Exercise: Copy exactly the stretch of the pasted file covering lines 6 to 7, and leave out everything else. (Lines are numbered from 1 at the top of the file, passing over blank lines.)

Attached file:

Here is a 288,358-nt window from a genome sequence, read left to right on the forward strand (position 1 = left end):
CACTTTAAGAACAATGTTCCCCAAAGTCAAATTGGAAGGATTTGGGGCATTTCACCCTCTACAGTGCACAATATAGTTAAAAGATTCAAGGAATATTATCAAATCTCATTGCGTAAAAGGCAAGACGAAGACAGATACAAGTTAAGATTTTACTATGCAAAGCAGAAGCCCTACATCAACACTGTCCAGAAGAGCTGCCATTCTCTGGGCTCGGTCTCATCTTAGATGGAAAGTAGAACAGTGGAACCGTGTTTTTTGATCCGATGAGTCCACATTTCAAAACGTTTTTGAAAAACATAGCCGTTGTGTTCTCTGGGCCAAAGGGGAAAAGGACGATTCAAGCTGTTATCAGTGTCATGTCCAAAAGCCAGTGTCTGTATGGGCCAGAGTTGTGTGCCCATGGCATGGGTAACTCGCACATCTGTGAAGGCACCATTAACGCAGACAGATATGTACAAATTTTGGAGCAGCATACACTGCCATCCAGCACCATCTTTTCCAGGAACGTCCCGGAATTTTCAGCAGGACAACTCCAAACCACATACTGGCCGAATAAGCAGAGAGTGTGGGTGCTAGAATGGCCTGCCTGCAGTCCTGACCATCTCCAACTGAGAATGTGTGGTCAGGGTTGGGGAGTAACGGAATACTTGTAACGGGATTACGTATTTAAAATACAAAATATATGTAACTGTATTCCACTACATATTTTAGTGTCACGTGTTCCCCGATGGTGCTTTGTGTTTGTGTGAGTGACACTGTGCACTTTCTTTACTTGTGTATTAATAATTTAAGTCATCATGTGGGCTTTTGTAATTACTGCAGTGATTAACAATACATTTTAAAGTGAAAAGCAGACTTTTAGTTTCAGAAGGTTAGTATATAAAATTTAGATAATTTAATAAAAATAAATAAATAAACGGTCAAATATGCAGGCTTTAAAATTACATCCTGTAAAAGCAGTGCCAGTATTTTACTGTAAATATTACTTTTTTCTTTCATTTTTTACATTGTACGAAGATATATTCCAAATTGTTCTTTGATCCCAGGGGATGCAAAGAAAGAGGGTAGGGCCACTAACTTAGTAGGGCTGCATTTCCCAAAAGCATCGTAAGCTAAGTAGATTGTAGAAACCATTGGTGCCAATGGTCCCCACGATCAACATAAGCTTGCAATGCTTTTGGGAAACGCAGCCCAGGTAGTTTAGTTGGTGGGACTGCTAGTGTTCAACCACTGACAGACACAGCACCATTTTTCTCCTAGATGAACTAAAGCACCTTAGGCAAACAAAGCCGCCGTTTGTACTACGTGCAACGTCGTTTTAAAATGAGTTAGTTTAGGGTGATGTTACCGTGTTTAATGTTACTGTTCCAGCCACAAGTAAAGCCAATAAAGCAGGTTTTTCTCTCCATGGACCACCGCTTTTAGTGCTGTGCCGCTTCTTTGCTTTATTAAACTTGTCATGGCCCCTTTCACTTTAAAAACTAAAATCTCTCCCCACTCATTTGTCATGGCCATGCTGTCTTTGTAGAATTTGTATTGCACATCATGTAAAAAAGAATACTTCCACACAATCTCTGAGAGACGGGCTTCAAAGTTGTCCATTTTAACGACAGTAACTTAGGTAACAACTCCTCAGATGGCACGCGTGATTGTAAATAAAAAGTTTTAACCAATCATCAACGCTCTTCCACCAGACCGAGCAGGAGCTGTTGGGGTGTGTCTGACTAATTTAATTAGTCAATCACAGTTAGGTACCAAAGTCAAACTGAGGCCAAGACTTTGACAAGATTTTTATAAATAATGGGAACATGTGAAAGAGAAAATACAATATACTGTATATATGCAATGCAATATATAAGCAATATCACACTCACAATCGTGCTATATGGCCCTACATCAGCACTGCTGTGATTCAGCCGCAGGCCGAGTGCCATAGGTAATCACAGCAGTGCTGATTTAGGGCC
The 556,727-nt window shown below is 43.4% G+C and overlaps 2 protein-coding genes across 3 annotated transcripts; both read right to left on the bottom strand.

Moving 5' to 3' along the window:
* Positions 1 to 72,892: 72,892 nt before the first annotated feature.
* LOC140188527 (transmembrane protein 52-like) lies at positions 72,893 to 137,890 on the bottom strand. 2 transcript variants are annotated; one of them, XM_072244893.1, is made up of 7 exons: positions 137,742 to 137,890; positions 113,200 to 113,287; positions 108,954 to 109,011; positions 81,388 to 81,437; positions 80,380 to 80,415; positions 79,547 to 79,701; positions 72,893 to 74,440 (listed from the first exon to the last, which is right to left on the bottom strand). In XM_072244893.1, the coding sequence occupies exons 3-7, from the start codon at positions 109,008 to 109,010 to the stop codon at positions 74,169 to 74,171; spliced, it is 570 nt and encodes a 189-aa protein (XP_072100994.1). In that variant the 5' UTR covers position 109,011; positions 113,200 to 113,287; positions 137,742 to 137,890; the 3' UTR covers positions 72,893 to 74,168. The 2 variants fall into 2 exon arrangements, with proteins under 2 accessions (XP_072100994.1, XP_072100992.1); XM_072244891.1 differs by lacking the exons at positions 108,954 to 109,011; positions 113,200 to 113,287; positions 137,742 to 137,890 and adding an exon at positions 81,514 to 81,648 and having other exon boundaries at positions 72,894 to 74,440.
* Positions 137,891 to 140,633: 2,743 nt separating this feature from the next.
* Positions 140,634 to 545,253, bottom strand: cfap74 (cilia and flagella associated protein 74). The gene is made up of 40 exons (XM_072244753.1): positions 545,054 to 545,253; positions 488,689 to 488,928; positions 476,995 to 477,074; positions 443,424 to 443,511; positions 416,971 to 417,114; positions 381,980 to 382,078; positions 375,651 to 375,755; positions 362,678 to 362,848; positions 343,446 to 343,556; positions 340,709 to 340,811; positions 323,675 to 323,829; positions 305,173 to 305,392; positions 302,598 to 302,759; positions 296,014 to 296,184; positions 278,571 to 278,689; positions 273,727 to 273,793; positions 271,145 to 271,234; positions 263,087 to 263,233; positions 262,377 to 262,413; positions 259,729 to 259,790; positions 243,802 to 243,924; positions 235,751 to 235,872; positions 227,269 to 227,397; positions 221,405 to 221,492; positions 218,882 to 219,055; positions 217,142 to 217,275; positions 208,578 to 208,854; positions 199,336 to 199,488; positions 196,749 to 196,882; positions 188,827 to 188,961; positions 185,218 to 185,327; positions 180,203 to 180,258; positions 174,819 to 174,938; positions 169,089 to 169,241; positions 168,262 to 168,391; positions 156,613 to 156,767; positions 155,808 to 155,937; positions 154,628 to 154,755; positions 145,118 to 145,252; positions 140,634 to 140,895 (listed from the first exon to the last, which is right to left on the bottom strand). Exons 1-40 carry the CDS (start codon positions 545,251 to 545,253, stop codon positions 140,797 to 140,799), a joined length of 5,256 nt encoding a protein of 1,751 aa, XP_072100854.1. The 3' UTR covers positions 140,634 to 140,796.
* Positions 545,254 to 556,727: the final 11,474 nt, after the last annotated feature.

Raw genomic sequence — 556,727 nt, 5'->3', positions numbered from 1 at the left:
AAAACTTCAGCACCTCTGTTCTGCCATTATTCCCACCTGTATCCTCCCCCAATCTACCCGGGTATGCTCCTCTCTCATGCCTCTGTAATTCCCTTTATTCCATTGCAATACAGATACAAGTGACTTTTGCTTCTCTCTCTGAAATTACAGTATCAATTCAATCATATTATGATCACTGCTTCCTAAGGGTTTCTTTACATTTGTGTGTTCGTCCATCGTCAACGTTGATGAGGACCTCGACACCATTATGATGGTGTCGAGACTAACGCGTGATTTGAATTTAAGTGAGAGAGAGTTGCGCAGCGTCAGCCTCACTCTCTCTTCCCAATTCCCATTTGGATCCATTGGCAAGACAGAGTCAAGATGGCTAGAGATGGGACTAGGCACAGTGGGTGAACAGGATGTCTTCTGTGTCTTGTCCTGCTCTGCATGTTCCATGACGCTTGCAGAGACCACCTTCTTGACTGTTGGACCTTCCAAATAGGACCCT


* LOC140188527 (transmembrane protein 52-like) lies at positions 72,893 to 137,890 on the bottom strand. 2 transcript variants are annotated; one of them, XM_072244893.1, is made up of 7 exons: positions 137,742 to 137,890; positions 113,200 to 113,287; positions 108,954 to 109,011; positions 81,388 to 81,437; positions 80,380 to 80,415; positions 79,547 to 79,701; positions 72,893 to 74,440 (listed from the first exon to the last, which is right to left on the bottom strand). In XM_072244893.1, the coding sequence occupies exons 3-7, from the start codon at positions 109,008 to 109,010 to the stop codon at positions 74,169 to 74,171; spliced, it is 570 nt and encodes a 189-aa protein (XP_072100994.1). In that variant the 5' UTR covers position 109,011; positions 113,200 to 113,287; positions 137,742 to 137,890; the 3' UTR covers positions 72,893 to 74,168. The 2 variants fall into 2 exon arrangements, with proteins under 2 accessions (XP_072100994.1, XP_072100992.1); XM_072244891.1 differs by lacking the exons at positions 108,954 to 109,011; positions 113,200 to 113,287; positions 137,742 to 137,890 and adding an exon at positions 81,514 to 81,648 and having other exon boundaries at positions 72,894 to 74,440.
* Positions 137,891 to 140,633: 2,743 nt separating this feature from the next.